For most people, the new year brings a fresh chance to start over with a clean slate and implement changes into one’s life. However, each year, New Year’s resolutions create the opposite of resolve. Instead, they serve only as another thing to do in a world full of short-lived trends.
I don’t have a problem with the idea behind resolutions. In fact, I like the idea of having a long-term goal for the year — it seems to me as if they can only provide benefits. However, as we often see, that’s not quite the case.
Resolutions are usually based on social ideals and not truely achievable lifestyle changes. These ideals usually follow cultural trends that may be harmful. For example, one of the most common resolutions involves losing weight. Dieting can actually increase the likelihood of weight gain in the future, according to a study found in the National Library of Medicine.
Not only does fluctuating weight at an extreme cause physical health hazards, but bad self-esteem as well. This is in part due to the diet being a short-term commitment and not a long-term habit. This trend seems to apply to most resolutions.
My other problem is the guilt associated with not following through. Guilt shouldn’t have a place in resolutions. If someone makes a resolution to benefit themselves, as is custom, then why should they feel guilty about it if they can’t succeed? A year can be unpredictable, and wants and needs change. It's not fair to hold yourself to the same path if you don’t want that anymore, and it’s not failure to change your goals.
The Oxford English Dictionary defines a resolution as “the firm decision to do or not do.” That sentiment sounds like Yoda to me. As much as I love Yoda, I have to disagree with him here. Trying is integral to resolve, because like Obi-Wan Kenobi said, “Only a Sith deals in absolutes.”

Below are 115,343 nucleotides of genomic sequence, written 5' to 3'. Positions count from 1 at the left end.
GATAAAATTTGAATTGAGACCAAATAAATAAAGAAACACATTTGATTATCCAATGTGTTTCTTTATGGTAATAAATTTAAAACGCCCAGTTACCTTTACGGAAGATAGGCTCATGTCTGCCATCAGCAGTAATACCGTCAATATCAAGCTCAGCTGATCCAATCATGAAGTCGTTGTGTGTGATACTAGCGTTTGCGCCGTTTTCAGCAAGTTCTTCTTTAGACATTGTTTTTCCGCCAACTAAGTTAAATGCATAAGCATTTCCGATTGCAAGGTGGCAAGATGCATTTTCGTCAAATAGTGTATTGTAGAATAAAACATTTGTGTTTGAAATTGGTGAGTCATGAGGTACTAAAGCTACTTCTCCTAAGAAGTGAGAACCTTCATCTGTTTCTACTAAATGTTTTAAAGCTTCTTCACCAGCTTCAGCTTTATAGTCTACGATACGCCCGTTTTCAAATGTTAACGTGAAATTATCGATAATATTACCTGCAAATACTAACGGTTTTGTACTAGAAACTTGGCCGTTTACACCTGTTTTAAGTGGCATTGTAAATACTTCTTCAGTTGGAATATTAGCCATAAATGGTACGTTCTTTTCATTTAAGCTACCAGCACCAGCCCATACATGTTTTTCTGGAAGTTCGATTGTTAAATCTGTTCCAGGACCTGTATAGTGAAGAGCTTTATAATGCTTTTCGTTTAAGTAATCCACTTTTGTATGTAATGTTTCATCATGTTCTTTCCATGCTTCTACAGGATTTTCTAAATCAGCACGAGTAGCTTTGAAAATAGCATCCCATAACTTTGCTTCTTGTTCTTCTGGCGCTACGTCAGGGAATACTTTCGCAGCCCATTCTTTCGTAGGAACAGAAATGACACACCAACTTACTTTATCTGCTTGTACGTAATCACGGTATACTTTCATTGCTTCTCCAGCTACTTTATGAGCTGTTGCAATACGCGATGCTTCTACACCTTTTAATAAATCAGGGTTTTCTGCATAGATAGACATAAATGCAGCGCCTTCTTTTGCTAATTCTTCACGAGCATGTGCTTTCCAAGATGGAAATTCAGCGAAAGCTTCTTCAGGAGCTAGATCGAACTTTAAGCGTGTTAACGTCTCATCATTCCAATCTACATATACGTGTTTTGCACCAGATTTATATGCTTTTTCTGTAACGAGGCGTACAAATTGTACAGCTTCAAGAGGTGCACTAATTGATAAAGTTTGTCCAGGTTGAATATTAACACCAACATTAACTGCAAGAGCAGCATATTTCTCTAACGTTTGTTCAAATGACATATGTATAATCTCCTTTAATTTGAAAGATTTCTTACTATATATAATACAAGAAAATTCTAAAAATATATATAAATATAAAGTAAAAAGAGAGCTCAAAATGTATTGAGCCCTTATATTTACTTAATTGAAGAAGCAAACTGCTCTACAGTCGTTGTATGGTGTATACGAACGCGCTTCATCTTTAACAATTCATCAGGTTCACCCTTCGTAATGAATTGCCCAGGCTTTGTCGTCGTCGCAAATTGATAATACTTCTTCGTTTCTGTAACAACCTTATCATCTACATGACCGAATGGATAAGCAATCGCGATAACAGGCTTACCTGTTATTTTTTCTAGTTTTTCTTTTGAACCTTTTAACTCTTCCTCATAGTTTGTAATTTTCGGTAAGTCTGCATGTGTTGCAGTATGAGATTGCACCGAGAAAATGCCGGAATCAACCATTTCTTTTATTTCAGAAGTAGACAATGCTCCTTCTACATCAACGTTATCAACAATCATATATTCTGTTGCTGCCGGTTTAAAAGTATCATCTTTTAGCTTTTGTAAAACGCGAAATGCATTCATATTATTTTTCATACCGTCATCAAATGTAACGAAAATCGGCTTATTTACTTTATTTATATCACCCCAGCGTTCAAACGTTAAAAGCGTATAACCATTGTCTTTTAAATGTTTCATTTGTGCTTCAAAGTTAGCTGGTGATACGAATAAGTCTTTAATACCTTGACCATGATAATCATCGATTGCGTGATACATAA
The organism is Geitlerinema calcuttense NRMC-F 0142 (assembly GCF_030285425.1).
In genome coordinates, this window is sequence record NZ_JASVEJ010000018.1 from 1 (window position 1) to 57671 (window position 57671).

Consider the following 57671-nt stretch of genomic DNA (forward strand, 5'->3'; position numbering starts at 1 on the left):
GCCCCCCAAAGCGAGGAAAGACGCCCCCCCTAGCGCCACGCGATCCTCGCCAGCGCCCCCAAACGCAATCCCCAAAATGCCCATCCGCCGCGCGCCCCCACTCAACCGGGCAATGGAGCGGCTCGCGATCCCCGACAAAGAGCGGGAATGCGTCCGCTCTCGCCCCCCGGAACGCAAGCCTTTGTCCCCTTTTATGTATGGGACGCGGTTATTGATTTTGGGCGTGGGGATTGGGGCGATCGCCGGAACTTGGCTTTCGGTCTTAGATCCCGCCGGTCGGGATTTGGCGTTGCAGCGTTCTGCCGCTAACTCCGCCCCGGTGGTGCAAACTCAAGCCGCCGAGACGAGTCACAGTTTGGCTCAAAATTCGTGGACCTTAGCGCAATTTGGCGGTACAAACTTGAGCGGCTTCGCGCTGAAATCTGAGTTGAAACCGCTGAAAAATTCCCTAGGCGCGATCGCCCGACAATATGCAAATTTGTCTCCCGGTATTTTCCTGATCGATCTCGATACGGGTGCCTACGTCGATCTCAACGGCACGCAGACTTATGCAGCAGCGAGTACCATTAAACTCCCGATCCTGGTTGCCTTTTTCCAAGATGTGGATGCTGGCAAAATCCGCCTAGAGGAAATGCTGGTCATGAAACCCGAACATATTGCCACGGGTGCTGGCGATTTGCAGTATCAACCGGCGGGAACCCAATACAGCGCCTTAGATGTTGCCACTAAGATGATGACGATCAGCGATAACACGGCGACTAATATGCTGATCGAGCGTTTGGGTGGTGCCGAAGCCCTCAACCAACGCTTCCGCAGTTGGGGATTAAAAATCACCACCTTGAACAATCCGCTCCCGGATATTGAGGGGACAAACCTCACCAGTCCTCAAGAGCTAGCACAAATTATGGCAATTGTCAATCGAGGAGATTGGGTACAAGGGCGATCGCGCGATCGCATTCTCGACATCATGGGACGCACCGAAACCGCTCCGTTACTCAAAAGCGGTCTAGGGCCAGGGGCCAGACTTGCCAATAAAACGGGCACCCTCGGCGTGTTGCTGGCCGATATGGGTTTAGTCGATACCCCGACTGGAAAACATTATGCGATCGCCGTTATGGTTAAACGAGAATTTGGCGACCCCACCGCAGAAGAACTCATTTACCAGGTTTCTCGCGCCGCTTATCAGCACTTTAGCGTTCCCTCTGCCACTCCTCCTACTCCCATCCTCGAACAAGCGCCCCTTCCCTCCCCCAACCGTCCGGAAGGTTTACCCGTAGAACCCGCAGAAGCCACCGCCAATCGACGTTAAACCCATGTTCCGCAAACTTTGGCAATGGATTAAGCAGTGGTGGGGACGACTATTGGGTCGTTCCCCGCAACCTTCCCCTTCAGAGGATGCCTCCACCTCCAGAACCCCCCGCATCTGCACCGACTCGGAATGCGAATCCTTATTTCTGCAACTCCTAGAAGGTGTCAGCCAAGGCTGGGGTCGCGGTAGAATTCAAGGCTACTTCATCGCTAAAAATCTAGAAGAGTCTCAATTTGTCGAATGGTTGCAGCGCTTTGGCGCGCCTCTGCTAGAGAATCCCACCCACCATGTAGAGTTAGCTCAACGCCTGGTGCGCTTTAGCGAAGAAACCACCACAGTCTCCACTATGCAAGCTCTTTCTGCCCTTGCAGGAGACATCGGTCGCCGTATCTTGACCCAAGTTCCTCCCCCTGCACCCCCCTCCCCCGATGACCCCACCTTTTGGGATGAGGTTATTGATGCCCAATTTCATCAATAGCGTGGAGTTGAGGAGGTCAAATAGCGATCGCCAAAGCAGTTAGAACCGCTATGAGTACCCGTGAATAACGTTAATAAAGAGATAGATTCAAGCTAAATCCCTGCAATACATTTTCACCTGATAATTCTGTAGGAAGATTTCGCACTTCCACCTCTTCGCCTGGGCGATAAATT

Resolutions have existed in popular culture for a long period of time, at least 200 years according to Merriam-Webster. Almost as long as the concept has been around, it’s been satirized.
Cultural standards seem to be that if something isn’t done perfectly, it shouldn’t be done at all. Do or do not. Instead, I propose that if one makes a resolution, they also resolve to give themselves a bit of grace.
My last issue comes from my observations that goals with a start date feel like permission to do whatever the person wants before that start. Then, when it comes time to start, alongside starting, they’ve got to break the habits they’ve built in preparation. If you’re resolving to do something this year, starting the day of the resolution may be the way to go, rather than waiting until a flashy date to start and continuing your habits in the meantime. It’s better to get up and go and not wait until some arbitrary date to start doing what you want to do.
Resolutions can be fun if done with the right frame of mind and not taken too seriously.
Not everything has to serve you or the people around you in some great and meaningful way. It’s okay if you do something just because it makes you happy — that’s the best resolution of all.
Marcela Johnson is a freelance reporter for the Daily Lobo. She can be contacted at email@example.com or on Twitter @DailyLobo
Get content from The Daily Lobo delivered to your inbox